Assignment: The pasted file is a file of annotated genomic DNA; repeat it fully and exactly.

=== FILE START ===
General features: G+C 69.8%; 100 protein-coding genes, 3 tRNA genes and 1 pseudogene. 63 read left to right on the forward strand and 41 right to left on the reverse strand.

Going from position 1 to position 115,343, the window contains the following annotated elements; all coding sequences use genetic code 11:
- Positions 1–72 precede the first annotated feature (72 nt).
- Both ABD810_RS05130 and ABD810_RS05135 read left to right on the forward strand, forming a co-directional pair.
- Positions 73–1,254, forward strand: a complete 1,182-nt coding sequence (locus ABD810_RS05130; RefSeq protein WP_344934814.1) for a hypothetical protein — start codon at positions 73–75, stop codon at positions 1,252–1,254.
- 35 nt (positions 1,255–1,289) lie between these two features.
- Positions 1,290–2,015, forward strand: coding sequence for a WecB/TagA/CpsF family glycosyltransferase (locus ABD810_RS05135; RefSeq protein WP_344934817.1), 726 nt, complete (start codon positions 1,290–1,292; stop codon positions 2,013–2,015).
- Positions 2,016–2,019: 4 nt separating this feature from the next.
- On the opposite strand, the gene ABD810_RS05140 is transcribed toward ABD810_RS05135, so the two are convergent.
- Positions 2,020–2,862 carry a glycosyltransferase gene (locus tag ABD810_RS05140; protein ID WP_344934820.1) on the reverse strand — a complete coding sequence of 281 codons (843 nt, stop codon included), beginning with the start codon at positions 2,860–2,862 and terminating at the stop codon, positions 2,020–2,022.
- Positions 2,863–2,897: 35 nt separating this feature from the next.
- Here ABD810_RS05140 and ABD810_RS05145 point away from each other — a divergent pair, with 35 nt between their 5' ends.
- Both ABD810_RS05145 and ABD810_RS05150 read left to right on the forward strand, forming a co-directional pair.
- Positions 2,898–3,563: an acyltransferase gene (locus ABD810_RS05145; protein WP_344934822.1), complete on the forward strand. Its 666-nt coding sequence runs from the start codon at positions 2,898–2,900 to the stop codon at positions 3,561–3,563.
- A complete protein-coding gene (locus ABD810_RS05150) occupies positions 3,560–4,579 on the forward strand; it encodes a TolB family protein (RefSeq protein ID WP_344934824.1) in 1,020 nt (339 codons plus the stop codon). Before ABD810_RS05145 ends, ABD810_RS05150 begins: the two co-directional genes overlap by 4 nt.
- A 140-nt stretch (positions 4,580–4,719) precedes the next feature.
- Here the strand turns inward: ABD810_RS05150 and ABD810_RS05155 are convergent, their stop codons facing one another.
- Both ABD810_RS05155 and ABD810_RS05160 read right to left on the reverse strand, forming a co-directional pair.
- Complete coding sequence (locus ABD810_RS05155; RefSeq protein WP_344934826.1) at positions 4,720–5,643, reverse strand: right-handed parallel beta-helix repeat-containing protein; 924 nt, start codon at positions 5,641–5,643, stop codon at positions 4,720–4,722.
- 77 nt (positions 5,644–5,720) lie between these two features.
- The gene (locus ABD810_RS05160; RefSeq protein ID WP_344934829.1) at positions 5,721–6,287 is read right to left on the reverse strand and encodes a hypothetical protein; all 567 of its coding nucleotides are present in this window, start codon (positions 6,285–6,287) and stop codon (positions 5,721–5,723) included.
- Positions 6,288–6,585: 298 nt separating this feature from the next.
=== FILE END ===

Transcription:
General features: G+C 69.8%; 100 protein-coding genes, 3 tRNA genes and 1 pseudogene. 63 read left to right on the forward strand and 41 right to left on the reverse strand.

Going from position 1 to position 115,343, the window contains the following annotated elements; all coding sequences use genetic code 11:
- Positions 1–72 precede the first annotated feature (72 nt).
- Both ABD810_RS05130 and ABD810_RS05135 read left to right on the forward strand, forming a co-directional pair.
- Positions 73–1,254, forward strand: a complete 1,182-nt coding sequence (locus ABD810_RS05130; RefSeq protein WP_344934814.1) for a hypothetical protein — start codon at positions 73–75, stop codon at positions 1,252–1,254.
- 35 nt (positions 1,255–1,289) lie between these two features.
- Positions 1,290–2,015, forward strand: coding sequence for a WecB/TagA/CpsF family glycosyltransferase (locus ABD810_RS05135; RefSeq protein WP_344934817.1), 726 nt, complete (start codon positions 1,290–1,292; stop codon positions 2,013–2,015).
- Positions 2,016–2,019: 4 nt separating this feature from the next.
- On the opposite strand, the gene ABD810_RS05140 is transcribed toward ABD810_RS05135, so the two are convergent.
- Positions 2,020–2,862 carry a glycosyltransferase gene (locus tag ABD810_RS05140; protein ID WP_344934820.1) on the reverse strand — a complete coding sequence of 281 codons (843 nt, stop codon included), beginning with the start codon at positions 2,860–2,862 and terminating at the stop codon, positions 2,020–2,022.
- Positions 2,863–2,897: 35 nt separating this feature from the next.
- Here ABD810_RS05140 and ABD810_RS05145 point away from each other — a divergent pair, with 35 nt between their 5' ends.
- Both ABD810_RS05145 and ABD810_RS05150 read left to right on the forward strand, forming a co-directional pair.
- Positions 2,898–3,563: an acyltransferase gene (locus ABD810_RS05145; protein WP_344934822.1), complete on the forward strand. Its 666-nt coding sequence runs from the start codon at positions 2,898–2,900 to the stop codon at positions 3,561–3,563.
- A complete protein-coding gene (locus ABD810_RS05150) occupies positions 3,560–4,579 on the forward strand; it encodes a TolB family protein (RefSeq protein ID WP_344934824.1) in 1,020 nt (339 codons plus the stop codon). Before ABD810_RS05145 ends, ABD810_RS05150 begins: the two co-directional genes overlap by 4 nt.
- A 140-nt stretch (positions 4,580–4,719) precedes the next feature.
- Here the strand turns inward: ABD810_RS05150 and ABD810_RS05155 are convergent, their stop codons facing one another.
- Both ABD810_RS05155 and ABD810_RS05160 read right to left on the reverse strand, forming a co-directional pair.
- Complete coding sequence (locus ABD810_RS05155; RefSeq protein WP_344934826.1) at positions 4,720–5,643, reverse strand: right-handed parallel beta-helix repeat-containing protein; 924 nt, start codon at positions 5,641–5,643, stop codon at positions 4,720–4,722.
- 77 nt (positions 5,644–5,720) lie between these two features.
- The gene (locus ABD810_RS05160; RefSeq protein ID WP_344934829.1) at positions 5,721–6,287 is read right to left on the reverse strand and encodes a hypothetical protein; all 567 of its coding nucleotides are present in this window, start codon (positions 6,285–6,287) and stop codon (positions 5,721–5,723) included.
- Positions 6,288–6,585: 298 nt separating this feature from the next.